Bärenjagd in Rumänien

NEW YORK: Nicolae Ceausescu ging gern auf Bärenjagd. Mit seinem Gefolge zog er sich in eine Jagdhütte in Transsylvanien zurück und zog los, verriegelte und lud durch. Er war an sein Jagdglück gewöhnt, denn seine Jäger trafen entsprechende Vorkehrungen. Sie ketteten irgendein armes Tier an einen Baum, setzten es unter Drogen, damit es still hielt, und verbargen sich in der Nähe des Versteckes, von dem aus der große Mann schießen würde.

Eines Tages pfuschten Sie bei diesem Job. Ceausescu zielte und fiel dann nach hinten, als der Bär, der nicht ausreichend narkotisiert war, sich auf den Hinterbeinen aufrichtete, so als wolle er angreifen. Ceausescus Schuss landete in den Baumwipfeln, genau zum selben Zeitpunkt, als drei Kugeln der Scharfschützen, die die Treffsicherheit des Diktators garantierten, im Herzen des Bären einschlugen. An jenem Tag, so erzählte mir ein Förster, der behauptete, bei dem Vorfall dabei gewesen zu sein, habe Ceausescu den Applaus seiner Gefolgsleute nicht zur Kenntnis genommen.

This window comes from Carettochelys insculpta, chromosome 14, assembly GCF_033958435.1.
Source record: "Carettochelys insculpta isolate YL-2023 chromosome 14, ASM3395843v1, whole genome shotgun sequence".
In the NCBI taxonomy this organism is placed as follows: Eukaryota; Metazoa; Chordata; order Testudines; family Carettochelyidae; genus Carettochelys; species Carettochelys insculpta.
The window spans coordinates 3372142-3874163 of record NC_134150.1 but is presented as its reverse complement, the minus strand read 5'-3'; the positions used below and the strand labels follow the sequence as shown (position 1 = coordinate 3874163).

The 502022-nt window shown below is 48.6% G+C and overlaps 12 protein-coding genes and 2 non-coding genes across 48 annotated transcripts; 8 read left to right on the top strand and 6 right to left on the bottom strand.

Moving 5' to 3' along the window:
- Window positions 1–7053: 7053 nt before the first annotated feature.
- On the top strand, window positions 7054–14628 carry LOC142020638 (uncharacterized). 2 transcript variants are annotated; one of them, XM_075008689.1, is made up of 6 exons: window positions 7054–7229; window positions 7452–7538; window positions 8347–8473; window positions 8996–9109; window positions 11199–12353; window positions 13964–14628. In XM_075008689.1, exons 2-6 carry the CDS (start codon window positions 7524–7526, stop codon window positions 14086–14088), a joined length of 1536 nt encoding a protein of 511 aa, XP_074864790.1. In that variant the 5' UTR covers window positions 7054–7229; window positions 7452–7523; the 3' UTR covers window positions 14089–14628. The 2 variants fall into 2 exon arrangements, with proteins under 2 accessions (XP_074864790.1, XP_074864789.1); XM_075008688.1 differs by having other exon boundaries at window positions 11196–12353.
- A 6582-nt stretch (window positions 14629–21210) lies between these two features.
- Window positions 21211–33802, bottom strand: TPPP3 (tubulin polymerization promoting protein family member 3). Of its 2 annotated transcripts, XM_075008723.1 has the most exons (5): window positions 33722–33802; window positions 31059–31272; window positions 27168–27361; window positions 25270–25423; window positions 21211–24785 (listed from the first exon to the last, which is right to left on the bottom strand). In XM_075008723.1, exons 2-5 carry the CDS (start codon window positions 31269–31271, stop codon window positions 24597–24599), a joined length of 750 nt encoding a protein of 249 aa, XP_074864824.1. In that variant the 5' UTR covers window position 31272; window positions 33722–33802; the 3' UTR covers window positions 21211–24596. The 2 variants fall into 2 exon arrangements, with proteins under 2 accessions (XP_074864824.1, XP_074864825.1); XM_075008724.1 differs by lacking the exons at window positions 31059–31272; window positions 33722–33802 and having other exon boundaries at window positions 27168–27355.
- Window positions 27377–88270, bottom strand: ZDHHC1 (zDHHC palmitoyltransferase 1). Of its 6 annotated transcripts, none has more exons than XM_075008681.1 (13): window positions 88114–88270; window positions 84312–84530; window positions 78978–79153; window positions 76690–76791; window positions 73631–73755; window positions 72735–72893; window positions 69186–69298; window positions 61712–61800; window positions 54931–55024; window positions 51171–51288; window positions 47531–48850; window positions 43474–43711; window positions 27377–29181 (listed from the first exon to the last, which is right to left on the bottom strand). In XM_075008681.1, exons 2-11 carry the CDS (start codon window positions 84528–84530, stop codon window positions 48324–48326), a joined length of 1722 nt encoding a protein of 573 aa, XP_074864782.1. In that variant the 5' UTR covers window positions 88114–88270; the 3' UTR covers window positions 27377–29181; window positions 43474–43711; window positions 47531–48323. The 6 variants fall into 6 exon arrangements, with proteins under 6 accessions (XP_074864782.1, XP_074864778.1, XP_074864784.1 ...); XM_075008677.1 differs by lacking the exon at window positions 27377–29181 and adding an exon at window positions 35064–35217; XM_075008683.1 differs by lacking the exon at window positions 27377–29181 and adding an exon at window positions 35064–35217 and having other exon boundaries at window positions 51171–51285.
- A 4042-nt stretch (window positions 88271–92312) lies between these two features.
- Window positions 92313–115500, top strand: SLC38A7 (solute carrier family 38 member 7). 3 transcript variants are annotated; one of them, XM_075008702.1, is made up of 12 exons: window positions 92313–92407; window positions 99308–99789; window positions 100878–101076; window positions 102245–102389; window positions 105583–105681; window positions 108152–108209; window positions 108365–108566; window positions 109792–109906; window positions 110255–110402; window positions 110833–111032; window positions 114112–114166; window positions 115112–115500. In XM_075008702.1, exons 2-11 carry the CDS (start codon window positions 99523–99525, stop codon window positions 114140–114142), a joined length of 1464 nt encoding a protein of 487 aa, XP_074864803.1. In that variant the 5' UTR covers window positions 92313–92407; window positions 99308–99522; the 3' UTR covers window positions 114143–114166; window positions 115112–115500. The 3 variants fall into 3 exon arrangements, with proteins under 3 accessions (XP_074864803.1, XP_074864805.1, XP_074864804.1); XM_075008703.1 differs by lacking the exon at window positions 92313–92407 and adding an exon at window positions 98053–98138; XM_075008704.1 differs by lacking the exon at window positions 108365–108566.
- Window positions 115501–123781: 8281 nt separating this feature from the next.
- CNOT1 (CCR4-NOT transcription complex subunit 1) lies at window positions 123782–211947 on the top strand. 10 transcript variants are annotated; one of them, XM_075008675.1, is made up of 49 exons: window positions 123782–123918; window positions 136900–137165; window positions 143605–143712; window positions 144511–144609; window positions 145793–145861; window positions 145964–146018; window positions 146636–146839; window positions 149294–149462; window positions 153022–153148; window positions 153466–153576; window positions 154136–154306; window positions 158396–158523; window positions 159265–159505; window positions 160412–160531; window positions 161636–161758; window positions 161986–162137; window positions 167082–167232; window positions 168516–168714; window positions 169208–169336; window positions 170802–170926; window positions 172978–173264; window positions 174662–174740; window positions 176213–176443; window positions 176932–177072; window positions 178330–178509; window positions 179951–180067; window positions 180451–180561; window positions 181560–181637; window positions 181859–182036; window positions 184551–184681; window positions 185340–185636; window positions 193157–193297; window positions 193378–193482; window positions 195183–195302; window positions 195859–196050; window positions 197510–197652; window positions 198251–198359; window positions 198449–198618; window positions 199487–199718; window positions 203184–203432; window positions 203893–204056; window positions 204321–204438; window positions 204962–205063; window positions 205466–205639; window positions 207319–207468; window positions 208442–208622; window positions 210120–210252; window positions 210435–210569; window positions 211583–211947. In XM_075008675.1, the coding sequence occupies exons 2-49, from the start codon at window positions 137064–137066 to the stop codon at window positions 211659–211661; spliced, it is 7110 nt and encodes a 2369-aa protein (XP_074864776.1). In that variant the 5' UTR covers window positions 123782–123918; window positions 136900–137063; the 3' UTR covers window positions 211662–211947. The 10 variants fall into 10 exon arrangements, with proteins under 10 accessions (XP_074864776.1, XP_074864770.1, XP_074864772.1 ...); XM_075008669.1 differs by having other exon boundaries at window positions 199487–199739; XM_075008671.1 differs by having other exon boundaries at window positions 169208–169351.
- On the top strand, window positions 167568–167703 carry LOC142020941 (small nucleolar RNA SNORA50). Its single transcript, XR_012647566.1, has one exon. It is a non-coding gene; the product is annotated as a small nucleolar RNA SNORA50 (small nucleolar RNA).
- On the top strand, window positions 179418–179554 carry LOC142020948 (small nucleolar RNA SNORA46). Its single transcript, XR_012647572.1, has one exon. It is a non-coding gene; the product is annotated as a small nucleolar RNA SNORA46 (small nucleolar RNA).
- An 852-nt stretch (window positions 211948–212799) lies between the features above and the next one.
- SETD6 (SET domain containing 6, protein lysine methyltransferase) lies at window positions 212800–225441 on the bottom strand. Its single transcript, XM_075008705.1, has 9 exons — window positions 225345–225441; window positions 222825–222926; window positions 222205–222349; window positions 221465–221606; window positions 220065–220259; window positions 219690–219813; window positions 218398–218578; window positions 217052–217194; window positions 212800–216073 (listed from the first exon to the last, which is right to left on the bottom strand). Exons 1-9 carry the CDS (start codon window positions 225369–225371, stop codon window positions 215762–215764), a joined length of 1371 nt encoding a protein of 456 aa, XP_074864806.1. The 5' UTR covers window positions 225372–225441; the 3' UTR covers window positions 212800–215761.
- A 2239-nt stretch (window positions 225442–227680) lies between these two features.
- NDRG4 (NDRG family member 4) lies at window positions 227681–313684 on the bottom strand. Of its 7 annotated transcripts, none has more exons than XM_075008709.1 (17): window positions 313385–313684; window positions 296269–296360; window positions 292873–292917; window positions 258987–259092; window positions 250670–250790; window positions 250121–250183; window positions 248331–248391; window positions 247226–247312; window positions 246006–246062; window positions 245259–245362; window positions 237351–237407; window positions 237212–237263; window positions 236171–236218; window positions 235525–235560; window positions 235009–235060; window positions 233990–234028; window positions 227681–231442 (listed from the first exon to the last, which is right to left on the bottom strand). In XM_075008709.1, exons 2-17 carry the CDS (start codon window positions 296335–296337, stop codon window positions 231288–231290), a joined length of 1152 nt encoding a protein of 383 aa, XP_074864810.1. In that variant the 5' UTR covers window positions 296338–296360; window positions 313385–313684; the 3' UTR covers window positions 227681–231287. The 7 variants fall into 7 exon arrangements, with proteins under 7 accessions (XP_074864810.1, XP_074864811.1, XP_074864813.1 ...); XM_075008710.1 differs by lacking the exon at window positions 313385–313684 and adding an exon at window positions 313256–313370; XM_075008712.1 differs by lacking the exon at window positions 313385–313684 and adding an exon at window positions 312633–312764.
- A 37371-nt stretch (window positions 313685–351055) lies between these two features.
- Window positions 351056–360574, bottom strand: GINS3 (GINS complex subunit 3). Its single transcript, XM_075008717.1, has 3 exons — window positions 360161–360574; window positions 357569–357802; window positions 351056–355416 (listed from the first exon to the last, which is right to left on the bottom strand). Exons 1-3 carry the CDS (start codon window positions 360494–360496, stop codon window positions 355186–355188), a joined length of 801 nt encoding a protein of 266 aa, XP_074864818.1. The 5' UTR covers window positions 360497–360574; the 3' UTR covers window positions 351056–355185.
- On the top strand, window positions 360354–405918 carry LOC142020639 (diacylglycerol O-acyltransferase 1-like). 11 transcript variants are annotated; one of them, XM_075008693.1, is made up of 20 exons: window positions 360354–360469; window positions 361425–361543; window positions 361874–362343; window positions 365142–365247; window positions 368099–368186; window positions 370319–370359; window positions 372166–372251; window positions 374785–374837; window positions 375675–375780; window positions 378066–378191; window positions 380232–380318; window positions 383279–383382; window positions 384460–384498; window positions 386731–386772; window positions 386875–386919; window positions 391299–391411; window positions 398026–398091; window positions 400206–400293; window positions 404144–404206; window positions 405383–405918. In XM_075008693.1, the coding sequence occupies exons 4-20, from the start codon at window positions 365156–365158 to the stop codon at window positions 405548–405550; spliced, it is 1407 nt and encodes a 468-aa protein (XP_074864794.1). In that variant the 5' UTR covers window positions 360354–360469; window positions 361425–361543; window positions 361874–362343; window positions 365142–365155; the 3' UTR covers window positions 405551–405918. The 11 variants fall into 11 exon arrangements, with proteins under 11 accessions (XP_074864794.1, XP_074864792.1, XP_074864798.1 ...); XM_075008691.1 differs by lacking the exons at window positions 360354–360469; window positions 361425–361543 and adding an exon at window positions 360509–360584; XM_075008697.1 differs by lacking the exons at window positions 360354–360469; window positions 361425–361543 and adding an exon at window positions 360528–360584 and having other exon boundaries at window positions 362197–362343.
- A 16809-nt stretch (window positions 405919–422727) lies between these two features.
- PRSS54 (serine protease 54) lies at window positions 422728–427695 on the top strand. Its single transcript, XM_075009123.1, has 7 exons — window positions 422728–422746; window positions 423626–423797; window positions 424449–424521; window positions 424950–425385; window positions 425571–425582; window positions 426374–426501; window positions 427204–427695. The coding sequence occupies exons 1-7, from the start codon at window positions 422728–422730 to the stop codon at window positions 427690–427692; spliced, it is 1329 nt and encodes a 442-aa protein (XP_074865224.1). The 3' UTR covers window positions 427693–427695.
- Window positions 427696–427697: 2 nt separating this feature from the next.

Dies könnte auch die Geschichte der rumänischen Revolution vor 20 Jahren sein. Der Bär ist die versklavte Bevölkerung des Landes. Diese erwacht aus ihrem Schlummer. Der aufgeschreckte Herrscher feuert wild in der Gegend herum und verpasst sein Ziel. Die im Wald versteckten Scharfschützen zielen und feuern – nur dass diesmal ihr Ziel nicht der Bär ist, sondern Ceausescu selbst.

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